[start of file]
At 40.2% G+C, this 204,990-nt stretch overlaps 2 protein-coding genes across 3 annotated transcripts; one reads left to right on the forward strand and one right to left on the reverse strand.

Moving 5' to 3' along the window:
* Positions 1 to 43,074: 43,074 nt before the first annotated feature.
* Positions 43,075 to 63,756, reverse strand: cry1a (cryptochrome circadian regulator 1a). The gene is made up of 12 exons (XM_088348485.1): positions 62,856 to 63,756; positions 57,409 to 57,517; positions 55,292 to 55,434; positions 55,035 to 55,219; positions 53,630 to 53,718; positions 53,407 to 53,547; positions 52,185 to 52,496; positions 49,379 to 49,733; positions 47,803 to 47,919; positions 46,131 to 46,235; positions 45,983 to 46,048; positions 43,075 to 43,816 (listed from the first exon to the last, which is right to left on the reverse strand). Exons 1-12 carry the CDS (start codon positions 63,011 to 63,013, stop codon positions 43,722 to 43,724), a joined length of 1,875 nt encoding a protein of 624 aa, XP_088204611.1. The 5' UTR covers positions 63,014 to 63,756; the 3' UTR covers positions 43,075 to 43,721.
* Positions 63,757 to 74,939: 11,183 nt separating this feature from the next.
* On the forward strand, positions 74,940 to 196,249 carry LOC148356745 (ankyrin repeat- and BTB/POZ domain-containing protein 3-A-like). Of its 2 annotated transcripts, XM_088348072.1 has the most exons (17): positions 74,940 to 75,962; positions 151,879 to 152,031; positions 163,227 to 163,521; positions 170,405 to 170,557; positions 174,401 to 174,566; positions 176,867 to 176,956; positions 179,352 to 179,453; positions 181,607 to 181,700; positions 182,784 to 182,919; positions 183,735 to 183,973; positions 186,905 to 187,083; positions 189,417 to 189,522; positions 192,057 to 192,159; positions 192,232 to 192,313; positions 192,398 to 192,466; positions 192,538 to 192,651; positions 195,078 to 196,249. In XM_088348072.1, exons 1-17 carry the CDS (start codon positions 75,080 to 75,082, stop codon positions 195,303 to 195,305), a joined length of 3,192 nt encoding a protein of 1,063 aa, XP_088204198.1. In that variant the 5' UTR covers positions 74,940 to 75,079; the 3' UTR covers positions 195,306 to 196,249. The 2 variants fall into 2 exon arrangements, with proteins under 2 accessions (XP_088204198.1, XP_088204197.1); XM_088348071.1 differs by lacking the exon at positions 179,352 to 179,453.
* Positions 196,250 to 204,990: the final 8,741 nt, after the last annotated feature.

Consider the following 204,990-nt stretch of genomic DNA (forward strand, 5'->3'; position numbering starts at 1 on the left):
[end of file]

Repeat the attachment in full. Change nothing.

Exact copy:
At 40.2% G+C, this 204,990-nt stretch overlaps 2 protein-coding genes across 3 annotated transcripts; one reads left to right on the forward strand and one right to left on the reverse strand.

Moving 5' to 3' along the window:
* Positions 1 to 43,074: 43,074 nt before the first annotated feature.
* Positions 43,075 to 63,756, reverse strand: cry1a (cryptochrome circadian regulator 1a). The gene is made up of 12 exons (XM_088348485.1): positions 62,856 to 63,756; positions 57,409 to 57,517; positions 55,292 to 55,434; positions 55,035 to 55,219; positions 53,630 to 53,718; positions 53,407 to 53,547; positions 52,185 to 52,496; positions 49,379 to 49,733; positions 47,803 to 47,919; positions 46,131 to 46,235; positions 45,983 to 46,048; positions 43,075 to 43,816 (listed from the first exon to the last, which is right to left on the reverse strand). Exons 1-12 carry the CDS (start codon positions 63,011 to 63,013, stop codon positions 43,722 to 43,724), a joined length of 1,875 nt encoding a protein of 624 aa, XP_088204611.1. The 5' UTR covers positions 63,014 to 63,756; the 3' UTR covers positions 43,075 to 43,721.
* Positions 63,757 to 74,939: 11,183 nt separating this feature from the next.
* On the forward strand, positions 74,940 to 196,249 carry LOC148356745 (ankyrin repeat- and BTB/POZ domain-containing protein 3-A-like). Of its 2 annotated transcripts, XM_088348072.1 has the most exons (17): positions 74,940 to 75,962; positions 151,879 to 152,031; positions 163,227 to 163,521; positions 170,405 to 170,557; positions 174,401 to 174,566; positions 176,867 to 176,956; positions 179,352 to 179,453; positions 181,607 to 181,700; positions 182,784 to 182,919; positions 183,735 to 183,973; positions 186,905 to 187,083; positions 189,417 to 189,522; positions 192,057 to 192,159; positions 192,232 to 192,313; positions 192,398 to 192,466; positions 192,538 to 192,651; positions 195,078 to 196,249. In XM_088348072.1, exons 1-17 carry the CDS (start codon positions 75,080 to 75,082, stop codon positions 195,303 to 195,305), a joined length of 3,192 nt encoding a protein of 1,063 aa, XP_088204198.1. In that variant the 5' UTR covers positions 74,940 to 75,079; the 3' UTR covers positions 195,306 to 196,249. The 2 variants fall into 2 exon arrangements, with proteins under 2 accessions (XP_088204198.1, XP_088204197.1); XM_088348071.1 differs by lacking the exon at positions 179,352 to 179,453.
* Positions 196,250 to 204,990: the final 8,741 nt, after the last annotated feature.

Consider the following 204,990-nt stretch of genomic DNA (forward strand, 5'->3'; position numbering starts at 1 on the left):